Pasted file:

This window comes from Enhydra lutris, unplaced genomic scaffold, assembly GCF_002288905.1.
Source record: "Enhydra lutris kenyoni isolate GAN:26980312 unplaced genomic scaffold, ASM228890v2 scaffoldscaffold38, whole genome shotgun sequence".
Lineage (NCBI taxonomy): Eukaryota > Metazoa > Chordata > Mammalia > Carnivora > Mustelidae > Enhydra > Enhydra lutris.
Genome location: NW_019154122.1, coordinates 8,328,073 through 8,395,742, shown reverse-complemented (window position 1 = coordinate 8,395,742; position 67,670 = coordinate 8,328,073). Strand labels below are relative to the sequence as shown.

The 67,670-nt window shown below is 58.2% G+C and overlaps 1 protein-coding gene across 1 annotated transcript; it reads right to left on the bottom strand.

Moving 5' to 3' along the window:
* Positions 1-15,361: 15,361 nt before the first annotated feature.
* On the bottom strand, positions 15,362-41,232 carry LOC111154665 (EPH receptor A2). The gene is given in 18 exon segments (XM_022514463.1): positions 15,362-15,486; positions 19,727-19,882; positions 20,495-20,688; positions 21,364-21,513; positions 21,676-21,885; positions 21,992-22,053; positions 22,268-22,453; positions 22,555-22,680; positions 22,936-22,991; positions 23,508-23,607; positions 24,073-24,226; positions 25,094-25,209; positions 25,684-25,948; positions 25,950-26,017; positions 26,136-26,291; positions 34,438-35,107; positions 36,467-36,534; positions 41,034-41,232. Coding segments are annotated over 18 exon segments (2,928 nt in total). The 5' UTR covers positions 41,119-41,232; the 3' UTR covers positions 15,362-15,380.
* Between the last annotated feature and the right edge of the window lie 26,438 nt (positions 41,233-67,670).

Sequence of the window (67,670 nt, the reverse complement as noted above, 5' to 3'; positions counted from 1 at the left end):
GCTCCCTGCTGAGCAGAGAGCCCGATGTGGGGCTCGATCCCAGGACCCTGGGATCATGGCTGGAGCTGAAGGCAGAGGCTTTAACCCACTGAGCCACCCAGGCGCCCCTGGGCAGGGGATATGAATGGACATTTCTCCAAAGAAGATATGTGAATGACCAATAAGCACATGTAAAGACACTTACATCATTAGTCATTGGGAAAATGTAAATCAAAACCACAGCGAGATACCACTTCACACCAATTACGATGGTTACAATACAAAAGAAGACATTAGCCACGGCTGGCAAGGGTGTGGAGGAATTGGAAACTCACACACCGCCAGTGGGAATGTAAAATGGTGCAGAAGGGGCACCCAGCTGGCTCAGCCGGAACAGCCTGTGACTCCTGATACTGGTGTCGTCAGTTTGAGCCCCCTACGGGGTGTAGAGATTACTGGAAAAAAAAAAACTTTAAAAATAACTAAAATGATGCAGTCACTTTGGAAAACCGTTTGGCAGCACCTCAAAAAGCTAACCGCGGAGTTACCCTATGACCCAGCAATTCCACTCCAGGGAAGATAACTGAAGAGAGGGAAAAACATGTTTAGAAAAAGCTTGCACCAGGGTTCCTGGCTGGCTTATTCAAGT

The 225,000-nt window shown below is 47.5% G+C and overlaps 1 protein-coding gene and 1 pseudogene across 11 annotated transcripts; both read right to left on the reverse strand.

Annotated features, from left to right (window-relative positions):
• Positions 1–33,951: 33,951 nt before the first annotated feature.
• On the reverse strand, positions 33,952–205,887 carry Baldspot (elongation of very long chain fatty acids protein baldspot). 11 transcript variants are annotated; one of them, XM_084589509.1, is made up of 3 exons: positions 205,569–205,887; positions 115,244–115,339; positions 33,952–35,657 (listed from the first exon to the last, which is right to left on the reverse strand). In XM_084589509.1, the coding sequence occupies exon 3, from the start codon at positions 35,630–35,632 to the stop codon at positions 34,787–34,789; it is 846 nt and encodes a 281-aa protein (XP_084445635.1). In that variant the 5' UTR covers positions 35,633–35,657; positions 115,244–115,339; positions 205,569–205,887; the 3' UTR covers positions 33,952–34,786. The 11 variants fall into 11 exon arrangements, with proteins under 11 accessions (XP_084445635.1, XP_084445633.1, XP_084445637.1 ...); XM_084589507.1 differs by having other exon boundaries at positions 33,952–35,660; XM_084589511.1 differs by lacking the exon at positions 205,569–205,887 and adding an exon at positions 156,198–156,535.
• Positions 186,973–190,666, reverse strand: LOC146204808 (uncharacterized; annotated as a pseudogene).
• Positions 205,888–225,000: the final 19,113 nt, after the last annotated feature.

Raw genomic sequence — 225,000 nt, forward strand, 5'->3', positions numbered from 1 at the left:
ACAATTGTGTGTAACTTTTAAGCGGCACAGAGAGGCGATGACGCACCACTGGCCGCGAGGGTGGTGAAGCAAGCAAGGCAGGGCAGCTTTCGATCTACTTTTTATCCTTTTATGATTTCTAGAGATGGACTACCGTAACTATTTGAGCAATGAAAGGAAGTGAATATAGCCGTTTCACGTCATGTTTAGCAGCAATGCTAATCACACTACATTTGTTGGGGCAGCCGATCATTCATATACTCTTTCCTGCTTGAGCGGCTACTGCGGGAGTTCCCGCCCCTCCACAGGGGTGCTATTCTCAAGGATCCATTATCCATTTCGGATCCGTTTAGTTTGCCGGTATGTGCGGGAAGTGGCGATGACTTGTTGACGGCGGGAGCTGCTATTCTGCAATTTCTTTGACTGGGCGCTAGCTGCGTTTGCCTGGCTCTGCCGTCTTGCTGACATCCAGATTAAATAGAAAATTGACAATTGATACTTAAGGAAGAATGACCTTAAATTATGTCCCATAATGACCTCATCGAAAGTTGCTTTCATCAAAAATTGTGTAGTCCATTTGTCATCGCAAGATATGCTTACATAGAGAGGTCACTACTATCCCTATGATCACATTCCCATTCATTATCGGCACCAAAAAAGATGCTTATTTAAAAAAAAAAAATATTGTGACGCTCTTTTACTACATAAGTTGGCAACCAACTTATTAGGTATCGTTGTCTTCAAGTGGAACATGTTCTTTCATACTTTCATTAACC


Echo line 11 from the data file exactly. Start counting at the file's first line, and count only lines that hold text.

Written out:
GCTCCCTGCTGAGCAGAGAGCCCGATGTGGGGCTCGATCCCAGGACCCTGGGATCATGGCTGGAGCTGAAGGCAGAGGCTTTAACCCACTGAGCCACCCAGGCGCCCCTGGGCAGGGGATATGAATGGACATTTCTCCAAAGAAGATATGTGAATGACCAATAAGCACATGTAAAGACACTTACATCATTAGTCATTGGGAAAATGTAAATCAAAACCACAGCGAGATACCACTTCACACCAATTACGATGGTTACAATACAAAAGAAGACATTAGCCACGGCTGGCAAGGGTGTGGAGGAATTGGAAACTCACACACCGCCAGTGGGAATGTAAAATGGTGCAGAAGGGGCACCCAGCTGGCTCAGCCGGAACAGCCTGTGACTCCTGATACTGGTGTCGTCAGTTTGAGCCCCCTACGGGGTGTAGAGATTACTGGAAAAAAAAAAACTTTAAAAATAACTAAAATGATGCAGTCACTTTGGAAAACCGTTTGGCAGCACCTCAAAAAGCTAACCGCGGAGTTACCCTATGACCCAGCAATTCCACTCCAGGGAAGATAACTGAAGAGAGGGAAAAACATGTTTAGAAAAAGCTTGCACCAGGGTTCCTGGCTGGCTTATTCAAGT